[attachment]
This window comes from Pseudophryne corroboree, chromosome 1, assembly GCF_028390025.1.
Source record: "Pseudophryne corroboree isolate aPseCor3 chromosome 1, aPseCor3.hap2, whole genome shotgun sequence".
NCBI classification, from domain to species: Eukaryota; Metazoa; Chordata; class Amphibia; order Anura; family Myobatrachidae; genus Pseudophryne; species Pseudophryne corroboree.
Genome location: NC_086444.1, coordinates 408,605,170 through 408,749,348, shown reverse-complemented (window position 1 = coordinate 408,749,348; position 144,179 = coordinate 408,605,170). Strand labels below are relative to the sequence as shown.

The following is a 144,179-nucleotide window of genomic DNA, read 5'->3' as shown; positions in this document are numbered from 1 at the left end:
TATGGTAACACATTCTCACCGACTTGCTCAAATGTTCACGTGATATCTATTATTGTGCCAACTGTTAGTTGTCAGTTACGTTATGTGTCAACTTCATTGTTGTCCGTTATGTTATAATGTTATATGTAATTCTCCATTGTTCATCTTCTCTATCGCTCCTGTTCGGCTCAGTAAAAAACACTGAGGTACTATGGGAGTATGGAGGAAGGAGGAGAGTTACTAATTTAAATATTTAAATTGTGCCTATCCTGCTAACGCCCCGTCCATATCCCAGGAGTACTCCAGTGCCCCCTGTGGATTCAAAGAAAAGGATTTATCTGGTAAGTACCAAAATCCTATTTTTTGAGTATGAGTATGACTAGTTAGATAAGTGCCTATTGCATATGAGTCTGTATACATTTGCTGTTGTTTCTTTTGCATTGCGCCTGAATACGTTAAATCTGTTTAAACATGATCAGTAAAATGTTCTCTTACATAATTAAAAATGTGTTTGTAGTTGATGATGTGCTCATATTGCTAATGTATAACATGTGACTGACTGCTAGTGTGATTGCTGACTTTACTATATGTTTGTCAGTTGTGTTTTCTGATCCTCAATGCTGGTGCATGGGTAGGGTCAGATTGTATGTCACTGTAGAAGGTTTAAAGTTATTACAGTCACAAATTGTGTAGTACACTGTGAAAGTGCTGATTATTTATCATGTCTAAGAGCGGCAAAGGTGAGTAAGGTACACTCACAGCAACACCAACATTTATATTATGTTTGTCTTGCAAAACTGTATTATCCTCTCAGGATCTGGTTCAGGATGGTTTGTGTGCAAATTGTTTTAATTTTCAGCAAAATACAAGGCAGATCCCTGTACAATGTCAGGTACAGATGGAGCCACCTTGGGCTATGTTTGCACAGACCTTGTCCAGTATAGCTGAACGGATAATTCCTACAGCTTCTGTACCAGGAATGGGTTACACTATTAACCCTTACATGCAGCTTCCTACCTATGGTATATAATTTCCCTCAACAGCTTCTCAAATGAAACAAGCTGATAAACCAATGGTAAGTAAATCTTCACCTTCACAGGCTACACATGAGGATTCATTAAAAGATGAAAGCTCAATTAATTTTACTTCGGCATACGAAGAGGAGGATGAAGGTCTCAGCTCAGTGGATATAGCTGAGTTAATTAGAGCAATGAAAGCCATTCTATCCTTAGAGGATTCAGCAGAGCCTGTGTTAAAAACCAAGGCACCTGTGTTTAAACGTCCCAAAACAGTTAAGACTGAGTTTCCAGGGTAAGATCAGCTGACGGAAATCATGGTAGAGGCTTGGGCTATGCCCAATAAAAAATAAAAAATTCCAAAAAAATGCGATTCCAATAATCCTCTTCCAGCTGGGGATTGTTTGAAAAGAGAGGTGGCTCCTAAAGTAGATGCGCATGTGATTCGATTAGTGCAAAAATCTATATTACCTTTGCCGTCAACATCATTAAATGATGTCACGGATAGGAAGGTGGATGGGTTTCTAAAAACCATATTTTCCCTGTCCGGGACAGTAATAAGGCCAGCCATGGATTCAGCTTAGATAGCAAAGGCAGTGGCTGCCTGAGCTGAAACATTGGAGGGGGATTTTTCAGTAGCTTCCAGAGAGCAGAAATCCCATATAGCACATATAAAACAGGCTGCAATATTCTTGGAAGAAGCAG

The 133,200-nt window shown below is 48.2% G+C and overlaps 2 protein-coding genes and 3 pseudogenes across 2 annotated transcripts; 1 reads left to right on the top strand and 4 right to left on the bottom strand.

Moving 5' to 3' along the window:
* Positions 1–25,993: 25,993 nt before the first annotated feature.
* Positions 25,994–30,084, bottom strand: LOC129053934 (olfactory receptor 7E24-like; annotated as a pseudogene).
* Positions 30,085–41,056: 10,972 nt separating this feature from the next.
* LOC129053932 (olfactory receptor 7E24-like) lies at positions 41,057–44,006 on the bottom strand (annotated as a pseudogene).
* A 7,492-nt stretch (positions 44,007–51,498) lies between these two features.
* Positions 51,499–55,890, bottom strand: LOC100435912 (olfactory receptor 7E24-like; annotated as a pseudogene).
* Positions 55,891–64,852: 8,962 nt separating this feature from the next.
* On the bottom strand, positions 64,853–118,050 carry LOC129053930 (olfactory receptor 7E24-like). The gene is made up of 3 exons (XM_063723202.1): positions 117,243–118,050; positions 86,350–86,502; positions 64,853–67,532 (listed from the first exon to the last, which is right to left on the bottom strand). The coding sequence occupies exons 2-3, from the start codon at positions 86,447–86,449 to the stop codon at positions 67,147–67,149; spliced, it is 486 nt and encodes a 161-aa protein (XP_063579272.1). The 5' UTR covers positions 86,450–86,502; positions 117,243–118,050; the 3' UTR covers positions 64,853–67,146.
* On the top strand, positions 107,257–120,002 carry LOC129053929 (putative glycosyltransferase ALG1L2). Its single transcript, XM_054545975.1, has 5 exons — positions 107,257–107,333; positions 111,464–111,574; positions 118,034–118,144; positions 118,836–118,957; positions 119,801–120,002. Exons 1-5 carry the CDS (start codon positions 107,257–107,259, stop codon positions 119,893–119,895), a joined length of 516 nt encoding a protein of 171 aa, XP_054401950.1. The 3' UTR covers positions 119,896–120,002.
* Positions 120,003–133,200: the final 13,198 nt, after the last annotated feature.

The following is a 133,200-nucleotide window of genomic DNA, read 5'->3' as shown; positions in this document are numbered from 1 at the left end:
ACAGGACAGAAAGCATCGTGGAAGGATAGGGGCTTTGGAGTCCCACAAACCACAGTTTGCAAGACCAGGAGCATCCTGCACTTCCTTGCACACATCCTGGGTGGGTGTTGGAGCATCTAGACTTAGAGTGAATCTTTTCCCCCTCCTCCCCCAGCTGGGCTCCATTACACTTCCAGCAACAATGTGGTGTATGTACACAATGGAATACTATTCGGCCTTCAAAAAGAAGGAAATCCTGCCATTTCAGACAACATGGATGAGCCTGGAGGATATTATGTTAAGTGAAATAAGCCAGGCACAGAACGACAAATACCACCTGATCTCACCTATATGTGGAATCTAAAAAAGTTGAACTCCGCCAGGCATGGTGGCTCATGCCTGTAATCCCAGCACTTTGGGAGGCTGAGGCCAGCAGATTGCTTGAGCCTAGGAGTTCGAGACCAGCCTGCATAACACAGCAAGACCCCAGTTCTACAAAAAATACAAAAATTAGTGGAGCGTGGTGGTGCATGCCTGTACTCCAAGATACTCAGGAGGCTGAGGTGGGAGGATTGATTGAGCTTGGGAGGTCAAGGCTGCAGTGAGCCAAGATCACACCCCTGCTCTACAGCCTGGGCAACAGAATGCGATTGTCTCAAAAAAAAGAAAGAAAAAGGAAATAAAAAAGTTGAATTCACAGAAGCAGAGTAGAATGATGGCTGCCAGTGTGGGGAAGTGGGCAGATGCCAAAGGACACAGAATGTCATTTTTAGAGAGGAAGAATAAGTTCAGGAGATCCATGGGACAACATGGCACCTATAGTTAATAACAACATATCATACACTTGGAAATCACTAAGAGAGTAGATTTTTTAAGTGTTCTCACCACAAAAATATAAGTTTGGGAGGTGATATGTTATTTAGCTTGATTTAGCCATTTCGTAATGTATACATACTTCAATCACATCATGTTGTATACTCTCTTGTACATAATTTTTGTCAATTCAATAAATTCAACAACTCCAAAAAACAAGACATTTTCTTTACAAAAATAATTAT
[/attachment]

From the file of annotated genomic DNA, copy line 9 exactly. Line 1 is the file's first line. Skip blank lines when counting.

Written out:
* Positions 1–25,993: 25,993 nt before the first annotated feature.